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Sweet smell of success for Hoosier chocolatier
By MICHELLE EVANS
Indiana Correspondent

FORT WAYNE, Ind. — A passion for chocolate and an artistic flair led Cathy Brand Beere to open her first retail shop 15 years ago as a way to sell her chocolate masterpieces now shipped worldwide.

Beere, who co-owns DeBrand Fine Chocolates with her husband Tim, began experimenting and making chocolates at the age of 8. Her parents owned a confectionary supply business that allowed her to dabble in the art of making sweets, especially chocolates.

“I had the opportunity to play with different products,” said Beere, who touts her gourmet chocolates are like any one would find in a French, Belgium or Swiss pasterie.

In 1987, Beere and her fiancée Tim opened the first DeBrand location on Wells Street in Fort Wayne. The name DeBrand comes from adding “De,” the French prefix for “from,” to her maiden name.

“Growing up around chocolate and growing up in a small family business, it just seemed natural to start a business with something I love,” Cathy Brand Beere said.

Three years later, the Wells Street location was destroyed by fire. Her husband and business partner Tim called the fire a “blessing in disguise” because it led the young business to its Coldwater Road location, a heavier traveled corridor on Fort Wayne’s north side, which in turn brought in more customers.

DeBrand now has four retail locations across the Fort Wayne metro area and its even faster-growing mailorder business that sends chocolates to lovers across the nation and even internationally to places such as Ecuador, Bahrain, the Phillipines, Japan and Brazil. Beere expects the mailorder business eventually will surpass retail sales.

The Fort Wayne chocolatier ships year-round via ground, two-day and next day air services. In the warmest conditions, the chocolates are shipped in reusable, insulated containers with cold bricks.

All DeBrand chocolates are made in one of three kitchens located behind DeBrand’s Auburn Park Drive retail location on Fort Wayne’s north side. Each is homemade and handcrafted.

The fruit-inspired chocolates within the Classic Collection, for example, are made with a natural cream such as the Raspberries N’ Cream pieces that use a tart raspberry juice to the Apricot Cream that has miniature apricot pieces inside.

DeBrand employees even hand paint the leaves on the Brazil chocolate found in the company’s Connoisseur Collection.

“I care personally about every piece,” Beere said. “We’re passionate about every kind. We’re very specific about freshness. We try to make each piece look attractive. People want a nice product and we want to provide that for them.”

In a 15-minute video shown before tour groups every Tuesday morning, Beere calls them “little masterpieces.”

In total, DeBrand offers 100 different varieties from classic American favorites to the more exotic chocolates inspired by Beere’s extensive travels worldwide. The self-proclaimed chocolate lover creates the new sweet treats through simple trial and error that could lead to 20 discarded batches before finding the right combination that makes it to the case.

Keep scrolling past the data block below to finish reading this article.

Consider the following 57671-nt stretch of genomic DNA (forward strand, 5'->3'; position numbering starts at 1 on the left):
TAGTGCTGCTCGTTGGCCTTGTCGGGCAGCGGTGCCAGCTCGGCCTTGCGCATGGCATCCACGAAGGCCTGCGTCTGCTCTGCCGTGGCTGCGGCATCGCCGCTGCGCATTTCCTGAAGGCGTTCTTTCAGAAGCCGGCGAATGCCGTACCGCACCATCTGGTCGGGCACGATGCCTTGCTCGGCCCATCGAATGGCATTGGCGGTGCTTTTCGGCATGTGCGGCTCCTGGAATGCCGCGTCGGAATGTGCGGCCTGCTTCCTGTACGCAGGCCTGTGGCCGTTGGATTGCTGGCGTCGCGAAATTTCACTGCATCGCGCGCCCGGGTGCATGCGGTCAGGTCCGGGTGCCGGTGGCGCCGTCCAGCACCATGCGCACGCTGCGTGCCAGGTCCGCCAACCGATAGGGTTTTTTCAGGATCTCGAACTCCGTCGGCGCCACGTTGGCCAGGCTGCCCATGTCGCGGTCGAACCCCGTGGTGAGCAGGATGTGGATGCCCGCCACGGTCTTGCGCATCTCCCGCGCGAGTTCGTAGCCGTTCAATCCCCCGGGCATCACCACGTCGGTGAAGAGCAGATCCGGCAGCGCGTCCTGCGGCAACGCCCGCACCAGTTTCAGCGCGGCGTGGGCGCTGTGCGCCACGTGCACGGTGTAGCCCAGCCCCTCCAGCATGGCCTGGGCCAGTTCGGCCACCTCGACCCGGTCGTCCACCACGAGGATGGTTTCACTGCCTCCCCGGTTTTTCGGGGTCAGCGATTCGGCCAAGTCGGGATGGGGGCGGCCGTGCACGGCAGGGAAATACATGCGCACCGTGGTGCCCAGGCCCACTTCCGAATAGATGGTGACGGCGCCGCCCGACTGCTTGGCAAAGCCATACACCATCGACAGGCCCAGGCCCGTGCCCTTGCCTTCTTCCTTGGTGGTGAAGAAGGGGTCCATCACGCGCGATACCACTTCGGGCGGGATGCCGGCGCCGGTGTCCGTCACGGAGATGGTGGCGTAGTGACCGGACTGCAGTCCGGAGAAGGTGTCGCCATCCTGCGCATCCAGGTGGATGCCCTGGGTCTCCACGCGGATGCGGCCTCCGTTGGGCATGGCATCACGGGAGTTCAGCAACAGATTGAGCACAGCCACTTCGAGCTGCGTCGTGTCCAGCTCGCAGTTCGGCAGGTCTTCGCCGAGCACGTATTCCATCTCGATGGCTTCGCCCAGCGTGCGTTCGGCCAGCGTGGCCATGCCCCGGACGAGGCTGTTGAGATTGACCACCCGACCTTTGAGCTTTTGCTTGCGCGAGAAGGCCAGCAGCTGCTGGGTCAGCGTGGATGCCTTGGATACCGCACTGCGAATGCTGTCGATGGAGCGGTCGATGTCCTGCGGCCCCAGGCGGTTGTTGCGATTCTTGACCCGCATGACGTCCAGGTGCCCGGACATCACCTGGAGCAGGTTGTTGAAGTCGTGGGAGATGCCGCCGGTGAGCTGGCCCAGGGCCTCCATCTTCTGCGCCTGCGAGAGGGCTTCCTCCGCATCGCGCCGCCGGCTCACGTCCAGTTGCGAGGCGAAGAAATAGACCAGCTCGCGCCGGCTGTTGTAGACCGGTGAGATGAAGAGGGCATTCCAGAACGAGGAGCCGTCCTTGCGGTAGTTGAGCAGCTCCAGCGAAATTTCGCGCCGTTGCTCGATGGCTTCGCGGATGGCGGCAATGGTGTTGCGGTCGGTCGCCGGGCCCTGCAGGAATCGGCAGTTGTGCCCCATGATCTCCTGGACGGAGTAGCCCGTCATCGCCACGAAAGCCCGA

“If you know the basics, you can always experiment and come up with new kinds,” she said.

There are three main collections at DeBrand – classic, truffles and connoisseur collection that highlights eclectic chocolates from around the world.

The Classic Collection features 14 American favorites shaped into molds that represent the caramel or fruit cream inside. The 12 truffles found in that collection vary from coconut to key lime to white pecan.

The most unique collection at DeBrand was started four years ago for those chocolate lovers that have an appreciation for diverse and exotic flavors, textures and taste combinations.

The Aztec piece, for example, features a delicate pecan brittle layered with pecan gianduja covered in milk chocolate and ancho chili powder while the Boysenberry is made from a white chocolate fresh crème with Madagascar vanilla beans and a splash of boysenberry.

“It’s for customers that have been year in and year out,” Beere said. “It gives them something to come back for.”

A box of the DeBrand chocolate costs more than nationally known Russell Stovers or Whitman’s Candies.

A one-pound box, 28-piece assortment of DeBrand’s Classic Collection is priced at $36. The 12-piece, 15 ounce Truffle Collection is $30. The most expensive Connoisseur Collection starts at $20 for a 9-piece, 3-ounce box.

“We’re not competing in price,” Cathy Brand Beere said. “We’re competing in quality. We know a lot people can make something cheaper.”

Traci Leburg of Fort Wayne, who visited DeBrand for the first time last month, said the DeBrand variety has a much creamier and richer taste than anything she has had.

Bette Nutter of Toledo, Ohio, said the product is not as grainy as mass-produced chocolates. Nutter, who was touring the DeBrand facility with her three sisters and niece, bought four-piece chocolate sets for her daughter and husband afterwards.

“You have to buy two of everything,” she said, “One to eat and the other to look at.”

DeBrand Fine Chocolates
•10105 Auburn Park Drive, Fort Wayne; 260-969-8335
•5608 Coldwater Road, Fort Wayne; 260-482-4373
•Jefferson Pointe Shopping Center, 260-432-5050
•Fort Wayne International Airport; 260-747-5668
•www.debrand.com
•1-800-482-4373

This article was published in the December, 2005 issue of MarketPlace.

11/16/2005